This color contains the following pigments:
Analine black was the first black dye used to color cotton.
As a clothing dye, it has been reported to have excellent lightfastness.
Testing of analine black dye on rabbits has shown that it is not an skin or eye irritant.
Analine Black was discovered by Lightfoot in 1863. It has been used ever since as a black dye for coloring cotton.
Lamp black is a very opaque, heavily staining black pigment that does not have much covering power. It is typically the most opaque black in watercolor form. Though a very pure black, it tends to muddy slightly in mixtures, is one of the slowest drying pigments in oils, and should not be used under other colors.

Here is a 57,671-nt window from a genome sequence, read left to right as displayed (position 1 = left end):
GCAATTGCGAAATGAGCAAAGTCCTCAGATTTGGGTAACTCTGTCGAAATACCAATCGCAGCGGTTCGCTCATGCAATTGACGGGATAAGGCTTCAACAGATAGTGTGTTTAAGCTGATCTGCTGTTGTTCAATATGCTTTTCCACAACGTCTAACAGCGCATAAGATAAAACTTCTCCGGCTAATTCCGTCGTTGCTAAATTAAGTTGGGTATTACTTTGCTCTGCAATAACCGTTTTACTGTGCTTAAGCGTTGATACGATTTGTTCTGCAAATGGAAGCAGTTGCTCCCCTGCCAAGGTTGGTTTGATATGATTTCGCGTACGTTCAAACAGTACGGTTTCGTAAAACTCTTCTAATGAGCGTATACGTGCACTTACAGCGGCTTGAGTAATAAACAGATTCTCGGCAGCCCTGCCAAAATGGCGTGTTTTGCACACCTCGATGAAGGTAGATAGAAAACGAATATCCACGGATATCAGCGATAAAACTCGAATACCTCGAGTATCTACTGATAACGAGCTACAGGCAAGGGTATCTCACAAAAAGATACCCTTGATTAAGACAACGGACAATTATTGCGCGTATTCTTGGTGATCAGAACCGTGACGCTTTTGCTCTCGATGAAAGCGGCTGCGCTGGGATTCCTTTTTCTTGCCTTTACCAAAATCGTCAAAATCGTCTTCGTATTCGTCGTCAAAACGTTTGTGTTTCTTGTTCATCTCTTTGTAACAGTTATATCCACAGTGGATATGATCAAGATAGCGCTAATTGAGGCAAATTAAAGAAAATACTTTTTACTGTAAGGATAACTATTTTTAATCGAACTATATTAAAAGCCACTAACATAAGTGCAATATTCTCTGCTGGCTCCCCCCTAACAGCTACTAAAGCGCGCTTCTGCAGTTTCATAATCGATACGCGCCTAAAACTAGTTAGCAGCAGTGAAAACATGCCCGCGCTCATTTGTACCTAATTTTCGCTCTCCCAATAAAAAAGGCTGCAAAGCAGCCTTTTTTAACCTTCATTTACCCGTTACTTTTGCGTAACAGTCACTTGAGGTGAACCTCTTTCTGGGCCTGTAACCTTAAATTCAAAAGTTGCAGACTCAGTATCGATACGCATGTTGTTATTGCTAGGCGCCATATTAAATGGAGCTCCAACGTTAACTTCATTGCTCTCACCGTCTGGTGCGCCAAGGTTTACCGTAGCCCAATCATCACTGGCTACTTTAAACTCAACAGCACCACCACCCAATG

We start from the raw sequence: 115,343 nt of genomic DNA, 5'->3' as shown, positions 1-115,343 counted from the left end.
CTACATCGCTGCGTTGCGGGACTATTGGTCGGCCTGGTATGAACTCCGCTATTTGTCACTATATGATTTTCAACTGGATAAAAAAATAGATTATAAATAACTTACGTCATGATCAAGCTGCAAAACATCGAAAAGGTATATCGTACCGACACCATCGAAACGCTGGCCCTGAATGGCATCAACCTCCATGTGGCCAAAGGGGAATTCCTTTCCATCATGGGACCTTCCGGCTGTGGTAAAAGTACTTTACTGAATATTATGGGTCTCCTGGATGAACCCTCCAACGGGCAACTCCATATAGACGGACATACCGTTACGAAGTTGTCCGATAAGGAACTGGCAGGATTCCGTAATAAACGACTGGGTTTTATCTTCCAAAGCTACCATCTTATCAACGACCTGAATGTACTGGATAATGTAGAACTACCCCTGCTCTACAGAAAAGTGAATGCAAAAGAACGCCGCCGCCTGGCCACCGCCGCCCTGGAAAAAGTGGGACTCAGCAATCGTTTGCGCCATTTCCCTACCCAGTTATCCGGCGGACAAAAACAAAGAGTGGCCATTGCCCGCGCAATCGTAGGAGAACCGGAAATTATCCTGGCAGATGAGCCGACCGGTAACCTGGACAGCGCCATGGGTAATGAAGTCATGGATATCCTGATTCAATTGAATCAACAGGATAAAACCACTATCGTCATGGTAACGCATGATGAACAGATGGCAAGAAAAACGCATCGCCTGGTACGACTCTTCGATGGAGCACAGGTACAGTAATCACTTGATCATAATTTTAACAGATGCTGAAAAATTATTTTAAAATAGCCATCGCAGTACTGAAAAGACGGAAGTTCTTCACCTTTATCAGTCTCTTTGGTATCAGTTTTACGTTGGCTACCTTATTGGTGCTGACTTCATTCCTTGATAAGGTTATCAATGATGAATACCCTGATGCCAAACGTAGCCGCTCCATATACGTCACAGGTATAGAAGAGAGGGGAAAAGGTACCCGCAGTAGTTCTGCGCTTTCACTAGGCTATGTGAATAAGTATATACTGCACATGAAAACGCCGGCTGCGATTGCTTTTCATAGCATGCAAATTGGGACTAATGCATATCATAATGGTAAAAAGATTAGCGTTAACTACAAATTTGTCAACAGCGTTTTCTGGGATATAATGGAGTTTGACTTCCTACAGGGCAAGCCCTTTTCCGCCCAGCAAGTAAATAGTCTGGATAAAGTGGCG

Lamp Black is very lightfast and absolutely permanent. It is used in all techniques in permanent painting.
Lamp Black is slightly toxic by skin contact and inhalation. It is a possible human carcinogen.
Lamp Black is a carbon based black traditionally produced by collecting soot (known as lampblack) from oil lamps. It is the black found in Egyptian murals and tomb decorations and was the most popular black for frescoing until the development of Mars Black.